“I went to tackle the quarterback, and I broke my femur during the play,” Williams said. “When it first happened, I didn’t think the injury was that bad. But the cartilage in my knee also was damaged, and then it died. Since then, I haven’t been able to do many of the things I used to enjoy.”
The traditional repair for this type of severe injury to knee cartilage involves replacing the joint using metal and plastic components. Although this procedure can resolve pain and offer a return to low-impact activities, an artificial joint has limitations, especially in young patients. However, a team of researchers and orthopedic surgeons at the University of Missouri has developed a new tissue-graft preservation method to offer patients like Williams a better, more natural repair.
Williams' injury and unique treatment are detailed in the video below:
“Traditional artificial joint replacements are not the most desirable option for younger, more active patients,” said James Cook, D.V.M., Ph.D., the William and Kathryn Allen Distinguished Professor in Orthopaedic Surgery at the University of Missouri (MU) School of Medicine and director of the Mizzou BioJoint Center in Columbia. “With this replacement strategy, the artificial components do not function like natural cartilage. This can be a serious quality of life issue, because many activities must be restricted to extend the life of the artificial joint and prevent complications. With a younger patient like Jonathan, our approach is to use a regenerative biological cartilage procedure or ‘BioJoint.’”
Cook, who also serves as director of the Missouri Orthopaedic Institute’s Division of Research, worked with a team of MU researchers to develop a new tissue preservation system for donor cartilage and bone grafts. The Missouri Osteochondral Allograft Preservation System offers patients a higher quality graft that can be preserved for a longer period of time, making more grafts available to more patients. Williams is the first patient to receive a BioJoint graft preserved with this system.
“Biological joint replacements are a great option for patients, but time is a serious factor when using donated tissue for these procedures,” Cook said. “With all other preservation methods, we only have at most 28 days before the tissue is no longer useful to implant. Of course, this decreases the opportunity to match the graft with the patient, schedule surgery, get the graft to the surgeon and prepare for surgery. With our preservation system, donated tissues are usable for at least 60 days. That more than doubles the current window of availability. Grafts preserved with our new system also have a much higher level of living cartilage cells, making them better grafts.”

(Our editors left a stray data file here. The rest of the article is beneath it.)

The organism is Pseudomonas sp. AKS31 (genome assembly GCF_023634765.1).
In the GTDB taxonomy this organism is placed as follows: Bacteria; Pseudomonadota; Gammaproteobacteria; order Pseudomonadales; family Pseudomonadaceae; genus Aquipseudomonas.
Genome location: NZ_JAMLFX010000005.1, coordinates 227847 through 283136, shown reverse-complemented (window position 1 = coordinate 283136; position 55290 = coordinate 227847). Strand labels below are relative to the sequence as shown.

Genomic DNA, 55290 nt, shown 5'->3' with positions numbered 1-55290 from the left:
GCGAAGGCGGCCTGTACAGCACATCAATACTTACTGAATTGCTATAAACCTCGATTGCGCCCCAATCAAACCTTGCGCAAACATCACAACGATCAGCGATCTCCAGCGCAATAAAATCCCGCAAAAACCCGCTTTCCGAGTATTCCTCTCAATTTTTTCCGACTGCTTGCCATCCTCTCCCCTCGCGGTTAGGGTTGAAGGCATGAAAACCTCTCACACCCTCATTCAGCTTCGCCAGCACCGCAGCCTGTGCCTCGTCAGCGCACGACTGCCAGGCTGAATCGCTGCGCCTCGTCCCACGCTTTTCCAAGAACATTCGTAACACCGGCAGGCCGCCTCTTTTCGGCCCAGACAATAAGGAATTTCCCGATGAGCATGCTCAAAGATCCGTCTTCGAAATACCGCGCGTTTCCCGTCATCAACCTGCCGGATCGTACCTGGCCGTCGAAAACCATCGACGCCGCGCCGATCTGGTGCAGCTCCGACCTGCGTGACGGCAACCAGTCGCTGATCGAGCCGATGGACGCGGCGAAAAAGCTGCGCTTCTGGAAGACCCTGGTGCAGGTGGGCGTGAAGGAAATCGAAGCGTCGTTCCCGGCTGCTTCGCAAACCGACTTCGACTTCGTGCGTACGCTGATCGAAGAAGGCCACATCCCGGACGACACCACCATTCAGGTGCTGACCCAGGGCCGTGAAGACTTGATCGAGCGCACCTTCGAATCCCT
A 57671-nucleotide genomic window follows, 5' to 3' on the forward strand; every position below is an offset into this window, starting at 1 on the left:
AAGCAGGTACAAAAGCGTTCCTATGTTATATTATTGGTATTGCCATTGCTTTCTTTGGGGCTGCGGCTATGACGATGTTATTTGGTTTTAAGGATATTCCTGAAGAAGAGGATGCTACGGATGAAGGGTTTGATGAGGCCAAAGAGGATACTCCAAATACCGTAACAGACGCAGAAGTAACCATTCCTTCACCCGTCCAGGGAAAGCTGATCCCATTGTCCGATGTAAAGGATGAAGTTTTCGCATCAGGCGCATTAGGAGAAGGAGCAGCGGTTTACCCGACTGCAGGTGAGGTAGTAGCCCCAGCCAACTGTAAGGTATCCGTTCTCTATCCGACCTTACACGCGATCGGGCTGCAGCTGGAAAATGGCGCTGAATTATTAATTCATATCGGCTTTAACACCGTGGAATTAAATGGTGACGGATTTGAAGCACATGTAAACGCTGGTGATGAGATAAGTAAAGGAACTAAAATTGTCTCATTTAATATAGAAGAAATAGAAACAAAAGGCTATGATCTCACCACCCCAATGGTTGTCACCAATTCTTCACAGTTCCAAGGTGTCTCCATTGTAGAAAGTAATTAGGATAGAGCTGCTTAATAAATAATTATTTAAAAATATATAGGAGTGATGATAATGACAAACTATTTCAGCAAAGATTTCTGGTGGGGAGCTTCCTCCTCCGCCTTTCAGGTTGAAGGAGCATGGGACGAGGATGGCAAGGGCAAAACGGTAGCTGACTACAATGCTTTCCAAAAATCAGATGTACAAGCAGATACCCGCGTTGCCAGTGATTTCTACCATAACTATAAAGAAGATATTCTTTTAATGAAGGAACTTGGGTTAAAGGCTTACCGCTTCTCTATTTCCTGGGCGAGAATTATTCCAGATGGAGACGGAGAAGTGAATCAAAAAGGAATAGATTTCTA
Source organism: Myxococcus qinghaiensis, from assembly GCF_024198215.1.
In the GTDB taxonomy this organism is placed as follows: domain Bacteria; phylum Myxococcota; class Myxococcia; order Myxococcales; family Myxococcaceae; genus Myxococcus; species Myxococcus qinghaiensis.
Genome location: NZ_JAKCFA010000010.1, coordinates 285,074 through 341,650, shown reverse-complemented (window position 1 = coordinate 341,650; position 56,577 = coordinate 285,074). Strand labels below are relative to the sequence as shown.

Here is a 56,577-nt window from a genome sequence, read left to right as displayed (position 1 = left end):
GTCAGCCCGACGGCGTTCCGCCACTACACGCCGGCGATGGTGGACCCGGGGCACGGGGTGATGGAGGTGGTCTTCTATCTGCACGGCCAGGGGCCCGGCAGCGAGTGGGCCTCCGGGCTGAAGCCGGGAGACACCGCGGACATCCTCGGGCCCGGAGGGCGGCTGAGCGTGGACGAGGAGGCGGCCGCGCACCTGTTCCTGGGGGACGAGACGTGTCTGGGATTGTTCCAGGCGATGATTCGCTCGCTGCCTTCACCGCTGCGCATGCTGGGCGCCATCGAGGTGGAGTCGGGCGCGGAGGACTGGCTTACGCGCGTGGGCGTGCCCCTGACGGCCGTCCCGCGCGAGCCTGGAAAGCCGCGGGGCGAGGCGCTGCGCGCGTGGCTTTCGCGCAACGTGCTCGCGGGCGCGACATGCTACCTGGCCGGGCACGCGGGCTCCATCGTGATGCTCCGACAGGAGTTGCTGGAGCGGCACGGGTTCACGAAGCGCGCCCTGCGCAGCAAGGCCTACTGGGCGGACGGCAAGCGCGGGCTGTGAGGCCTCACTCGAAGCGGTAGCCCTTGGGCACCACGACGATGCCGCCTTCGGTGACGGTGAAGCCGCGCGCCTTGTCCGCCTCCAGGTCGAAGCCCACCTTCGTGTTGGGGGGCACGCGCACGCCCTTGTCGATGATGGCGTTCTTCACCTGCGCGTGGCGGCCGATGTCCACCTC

“A Mizzou BioJoint really involves not only the use of our unique preservation system, but also specialized techniques for implanting grafts ― techniques that were developed here at the Missouri Orthopaedic Institute,” said James P. Stannard, M.D., chair and J. Vernon Luck Sr. Distinguished Professor in Orthopaedic Surgery at the MU School of Medicine and medical director of the Missouri Orthopaedic Institute. “What sets us apart is our technology, which allows us to know beforehand the quality of the graft we are implanting. Then, using surgical techniques developed to reduce damage to the tissue during implantation, we are able to give our patients a greater chance for a successful, long-term outcome.”
Now, three months after the procedure, Williams is a freshman at MU and continues to improve as he recovers from the surgery. His outlook is changing again, but this time for the better.
“I didn’t want to spend the rest of my life not being active,” Williams said. “I want to do things like jog, hike and surf. I miss doing those things. I really did take it for granted, and now I’m ready to get back to doing them. It’s pretty exciting to be a part of this, but knowing I’m the first to get one of these grafts, well, honestly, I think that’s very cool.”
The Mizzou BioJoint Center provides leading-edge treatments for joint problems to restore function and quality of life. MU orthopedic physicians collaborate with scientists from the MU College of Engineering, the MU College of Veterinary Medicine and the MU School of Medicine to find better solutions for the most common orthopedic problems.